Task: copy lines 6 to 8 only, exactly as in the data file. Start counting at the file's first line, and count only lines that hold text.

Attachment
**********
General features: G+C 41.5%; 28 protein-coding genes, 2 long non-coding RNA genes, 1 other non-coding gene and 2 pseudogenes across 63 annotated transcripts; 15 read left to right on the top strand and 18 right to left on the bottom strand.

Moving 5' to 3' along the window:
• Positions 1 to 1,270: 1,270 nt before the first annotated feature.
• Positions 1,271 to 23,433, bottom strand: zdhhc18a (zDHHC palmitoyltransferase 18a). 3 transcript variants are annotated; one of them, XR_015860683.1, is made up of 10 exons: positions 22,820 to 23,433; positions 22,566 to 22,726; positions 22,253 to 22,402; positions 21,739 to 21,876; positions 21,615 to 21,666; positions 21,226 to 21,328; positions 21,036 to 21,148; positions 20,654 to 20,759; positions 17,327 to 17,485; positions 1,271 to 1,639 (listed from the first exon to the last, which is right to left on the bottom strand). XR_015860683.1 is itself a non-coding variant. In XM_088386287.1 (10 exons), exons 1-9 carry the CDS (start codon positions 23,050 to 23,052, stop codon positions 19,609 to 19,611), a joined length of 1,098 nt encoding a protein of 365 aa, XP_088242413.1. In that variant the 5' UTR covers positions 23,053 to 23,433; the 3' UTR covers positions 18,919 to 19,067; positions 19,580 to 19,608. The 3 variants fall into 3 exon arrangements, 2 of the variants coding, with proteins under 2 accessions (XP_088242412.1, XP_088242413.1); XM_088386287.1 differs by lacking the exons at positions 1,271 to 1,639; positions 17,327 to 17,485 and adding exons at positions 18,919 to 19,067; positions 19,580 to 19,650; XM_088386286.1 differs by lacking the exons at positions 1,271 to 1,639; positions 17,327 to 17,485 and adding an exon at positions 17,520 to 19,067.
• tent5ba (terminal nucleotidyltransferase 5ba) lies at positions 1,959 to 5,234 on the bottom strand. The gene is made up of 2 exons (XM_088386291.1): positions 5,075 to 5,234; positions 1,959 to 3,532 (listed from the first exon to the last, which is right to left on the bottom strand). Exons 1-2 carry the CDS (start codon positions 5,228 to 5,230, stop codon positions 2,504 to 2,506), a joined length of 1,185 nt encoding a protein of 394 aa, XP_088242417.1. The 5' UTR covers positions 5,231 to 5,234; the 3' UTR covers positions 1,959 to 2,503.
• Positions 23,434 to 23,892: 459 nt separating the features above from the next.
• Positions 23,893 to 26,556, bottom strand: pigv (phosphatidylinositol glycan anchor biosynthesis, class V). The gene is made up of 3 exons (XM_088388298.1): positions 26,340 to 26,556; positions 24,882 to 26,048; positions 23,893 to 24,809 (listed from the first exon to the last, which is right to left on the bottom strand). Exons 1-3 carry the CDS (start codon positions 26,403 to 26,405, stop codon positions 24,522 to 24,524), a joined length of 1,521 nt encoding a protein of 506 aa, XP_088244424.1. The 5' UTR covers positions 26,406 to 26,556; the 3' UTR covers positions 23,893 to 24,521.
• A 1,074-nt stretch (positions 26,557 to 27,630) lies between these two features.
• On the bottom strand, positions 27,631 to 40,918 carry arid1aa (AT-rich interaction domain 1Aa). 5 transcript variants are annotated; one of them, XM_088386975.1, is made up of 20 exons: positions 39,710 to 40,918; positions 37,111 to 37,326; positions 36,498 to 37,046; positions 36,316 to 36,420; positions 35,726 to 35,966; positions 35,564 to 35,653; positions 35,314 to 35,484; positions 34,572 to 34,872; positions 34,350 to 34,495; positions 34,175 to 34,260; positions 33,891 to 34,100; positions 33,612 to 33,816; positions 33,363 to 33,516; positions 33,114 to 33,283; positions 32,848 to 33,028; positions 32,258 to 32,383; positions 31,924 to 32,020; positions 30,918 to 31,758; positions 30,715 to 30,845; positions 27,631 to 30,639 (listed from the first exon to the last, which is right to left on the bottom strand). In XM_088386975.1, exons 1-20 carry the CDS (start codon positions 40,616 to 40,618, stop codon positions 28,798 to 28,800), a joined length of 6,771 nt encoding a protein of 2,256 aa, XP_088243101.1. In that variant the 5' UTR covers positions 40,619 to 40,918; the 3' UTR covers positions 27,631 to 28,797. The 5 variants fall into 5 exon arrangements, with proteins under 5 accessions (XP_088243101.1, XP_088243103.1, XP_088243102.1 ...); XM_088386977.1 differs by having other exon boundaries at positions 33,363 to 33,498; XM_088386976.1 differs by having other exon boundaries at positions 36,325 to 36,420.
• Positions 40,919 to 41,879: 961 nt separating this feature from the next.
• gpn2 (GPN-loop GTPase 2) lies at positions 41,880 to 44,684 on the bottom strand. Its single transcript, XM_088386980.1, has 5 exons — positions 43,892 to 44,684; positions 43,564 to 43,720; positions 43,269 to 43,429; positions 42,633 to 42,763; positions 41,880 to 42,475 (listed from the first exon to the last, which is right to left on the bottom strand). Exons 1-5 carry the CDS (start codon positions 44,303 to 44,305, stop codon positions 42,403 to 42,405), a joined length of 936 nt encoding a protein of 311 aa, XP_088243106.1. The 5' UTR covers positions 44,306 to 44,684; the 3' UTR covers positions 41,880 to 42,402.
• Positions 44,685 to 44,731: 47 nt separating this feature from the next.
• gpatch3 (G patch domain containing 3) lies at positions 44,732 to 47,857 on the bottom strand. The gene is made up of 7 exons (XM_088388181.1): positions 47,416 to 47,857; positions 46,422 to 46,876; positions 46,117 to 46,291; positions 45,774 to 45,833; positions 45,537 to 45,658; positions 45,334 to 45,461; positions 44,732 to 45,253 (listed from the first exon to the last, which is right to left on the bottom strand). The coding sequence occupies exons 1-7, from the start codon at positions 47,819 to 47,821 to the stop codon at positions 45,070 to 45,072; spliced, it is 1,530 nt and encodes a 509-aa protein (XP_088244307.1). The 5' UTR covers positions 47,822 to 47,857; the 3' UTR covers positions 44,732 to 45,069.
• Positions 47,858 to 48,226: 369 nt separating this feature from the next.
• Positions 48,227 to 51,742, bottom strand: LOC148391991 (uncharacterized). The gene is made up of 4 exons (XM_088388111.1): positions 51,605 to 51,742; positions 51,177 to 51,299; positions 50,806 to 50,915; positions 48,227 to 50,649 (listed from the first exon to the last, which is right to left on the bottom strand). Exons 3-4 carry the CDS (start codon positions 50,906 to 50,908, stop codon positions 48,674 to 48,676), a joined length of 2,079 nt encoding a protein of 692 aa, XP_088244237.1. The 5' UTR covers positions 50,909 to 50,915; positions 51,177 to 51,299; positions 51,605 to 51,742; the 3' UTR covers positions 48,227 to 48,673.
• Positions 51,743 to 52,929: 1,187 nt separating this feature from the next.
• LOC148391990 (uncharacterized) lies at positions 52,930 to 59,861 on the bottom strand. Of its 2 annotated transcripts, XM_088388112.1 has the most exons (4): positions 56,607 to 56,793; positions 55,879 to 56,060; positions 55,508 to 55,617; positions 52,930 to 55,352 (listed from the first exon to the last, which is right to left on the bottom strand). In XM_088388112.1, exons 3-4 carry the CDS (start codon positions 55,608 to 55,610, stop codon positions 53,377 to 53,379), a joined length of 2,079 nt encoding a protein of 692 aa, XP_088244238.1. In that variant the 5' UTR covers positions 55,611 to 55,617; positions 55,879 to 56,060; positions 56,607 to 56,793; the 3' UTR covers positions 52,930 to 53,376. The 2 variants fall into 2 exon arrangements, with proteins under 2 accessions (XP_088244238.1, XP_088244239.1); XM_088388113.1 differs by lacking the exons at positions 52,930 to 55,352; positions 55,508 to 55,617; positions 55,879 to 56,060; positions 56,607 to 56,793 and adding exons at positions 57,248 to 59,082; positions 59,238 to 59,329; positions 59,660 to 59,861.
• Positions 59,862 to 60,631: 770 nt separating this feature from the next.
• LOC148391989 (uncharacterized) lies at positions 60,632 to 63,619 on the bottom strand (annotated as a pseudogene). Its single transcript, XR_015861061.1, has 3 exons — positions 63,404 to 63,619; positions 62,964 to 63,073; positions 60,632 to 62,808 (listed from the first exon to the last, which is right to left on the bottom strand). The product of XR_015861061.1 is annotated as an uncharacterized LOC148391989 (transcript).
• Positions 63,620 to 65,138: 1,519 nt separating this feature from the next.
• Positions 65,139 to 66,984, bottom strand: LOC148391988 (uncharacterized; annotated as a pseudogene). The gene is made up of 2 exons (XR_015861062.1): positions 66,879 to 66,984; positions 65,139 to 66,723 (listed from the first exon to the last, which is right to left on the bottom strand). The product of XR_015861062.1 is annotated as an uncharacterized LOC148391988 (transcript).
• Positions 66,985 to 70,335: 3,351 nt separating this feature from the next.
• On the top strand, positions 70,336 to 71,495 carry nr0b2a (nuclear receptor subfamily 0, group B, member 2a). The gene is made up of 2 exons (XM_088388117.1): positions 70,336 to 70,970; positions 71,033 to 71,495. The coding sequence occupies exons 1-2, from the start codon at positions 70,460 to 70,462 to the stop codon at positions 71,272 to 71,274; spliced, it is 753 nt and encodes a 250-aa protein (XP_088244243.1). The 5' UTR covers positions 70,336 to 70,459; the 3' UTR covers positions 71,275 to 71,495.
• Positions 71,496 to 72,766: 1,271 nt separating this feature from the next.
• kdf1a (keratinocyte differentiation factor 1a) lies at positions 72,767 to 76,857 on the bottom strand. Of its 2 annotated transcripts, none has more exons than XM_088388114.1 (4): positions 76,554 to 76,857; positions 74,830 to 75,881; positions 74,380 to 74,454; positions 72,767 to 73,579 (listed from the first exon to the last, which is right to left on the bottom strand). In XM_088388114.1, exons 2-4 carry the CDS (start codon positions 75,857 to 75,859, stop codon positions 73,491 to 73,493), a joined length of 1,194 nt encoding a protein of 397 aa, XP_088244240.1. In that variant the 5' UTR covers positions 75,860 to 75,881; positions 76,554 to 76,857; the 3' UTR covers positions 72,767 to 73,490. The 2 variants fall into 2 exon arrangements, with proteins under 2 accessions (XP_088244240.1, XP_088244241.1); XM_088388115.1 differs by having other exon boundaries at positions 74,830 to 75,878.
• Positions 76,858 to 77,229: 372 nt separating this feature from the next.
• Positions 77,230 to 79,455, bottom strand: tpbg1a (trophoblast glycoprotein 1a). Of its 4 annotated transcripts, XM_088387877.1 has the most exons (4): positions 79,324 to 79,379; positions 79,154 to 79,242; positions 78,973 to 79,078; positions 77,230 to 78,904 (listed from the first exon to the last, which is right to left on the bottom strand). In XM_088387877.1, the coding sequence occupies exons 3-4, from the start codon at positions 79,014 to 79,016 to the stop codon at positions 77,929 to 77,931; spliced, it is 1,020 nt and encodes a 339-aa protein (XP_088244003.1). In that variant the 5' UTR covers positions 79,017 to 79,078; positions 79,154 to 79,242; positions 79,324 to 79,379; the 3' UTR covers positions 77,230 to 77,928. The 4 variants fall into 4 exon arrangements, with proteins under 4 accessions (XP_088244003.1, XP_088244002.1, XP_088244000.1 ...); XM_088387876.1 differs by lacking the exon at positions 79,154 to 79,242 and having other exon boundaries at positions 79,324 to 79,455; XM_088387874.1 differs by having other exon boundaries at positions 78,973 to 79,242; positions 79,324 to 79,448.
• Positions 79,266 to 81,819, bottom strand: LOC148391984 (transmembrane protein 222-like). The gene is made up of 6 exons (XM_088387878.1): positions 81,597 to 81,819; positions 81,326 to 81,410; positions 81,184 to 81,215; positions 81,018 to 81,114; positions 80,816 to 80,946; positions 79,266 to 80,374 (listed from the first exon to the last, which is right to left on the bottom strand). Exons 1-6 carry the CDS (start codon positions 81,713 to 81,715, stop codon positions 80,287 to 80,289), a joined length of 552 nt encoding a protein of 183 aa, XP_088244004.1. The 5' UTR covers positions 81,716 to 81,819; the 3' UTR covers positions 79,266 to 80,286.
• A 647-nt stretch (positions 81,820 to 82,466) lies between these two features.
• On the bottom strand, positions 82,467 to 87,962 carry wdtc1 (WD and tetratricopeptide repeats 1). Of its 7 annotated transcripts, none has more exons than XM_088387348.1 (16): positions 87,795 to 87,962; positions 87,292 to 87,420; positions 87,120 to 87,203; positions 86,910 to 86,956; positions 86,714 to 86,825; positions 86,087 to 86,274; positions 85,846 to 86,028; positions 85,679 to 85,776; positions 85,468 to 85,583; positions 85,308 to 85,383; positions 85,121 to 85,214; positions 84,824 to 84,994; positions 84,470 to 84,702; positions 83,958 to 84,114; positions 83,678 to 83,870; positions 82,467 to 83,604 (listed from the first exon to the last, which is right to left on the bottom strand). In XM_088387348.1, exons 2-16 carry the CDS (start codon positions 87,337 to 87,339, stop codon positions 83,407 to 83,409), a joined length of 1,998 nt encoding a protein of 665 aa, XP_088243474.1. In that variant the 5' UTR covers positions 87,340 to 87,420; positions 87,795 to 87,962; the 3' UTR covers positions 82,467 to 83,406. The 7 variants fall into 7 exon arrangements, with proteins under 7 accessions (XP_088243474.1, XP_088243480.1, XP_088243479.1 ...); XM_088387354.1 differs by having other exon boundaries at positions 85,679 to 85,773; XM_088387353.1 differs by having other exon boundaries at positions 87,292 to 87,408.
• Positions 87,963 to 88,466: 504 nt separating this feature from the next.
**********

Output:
• Positions 23,434 to 23,892: 459 nt separating the features above from the next.
• Positions 23,893 to 26,556, bottom strand: pigv (phosphatidylinositol glycan anchor biosynthesis, class V). The gene is made up of 3 exons (XM_088388298.1): positions 26,340 to 26,556; positions 24,882 to 26,048; positions 23,893 to 24,809 (listed from the first exon to the last, which is right to left on the bottom strand). Exons 1-3 carry the CDS (start codon positions 26,403 to 26,405, stop codon positions 24,522 to 24,524), a joined length of 1,521 nt encoding a protein of 506 aa, XP_088244424.1. The 5' UTR covers positions 26,406 to 26,556; the 3' UTR covers positions 23,893 to 24,521.
• A 1,074-nt stretch (positions 26,557 to 27,630) lies between these two features.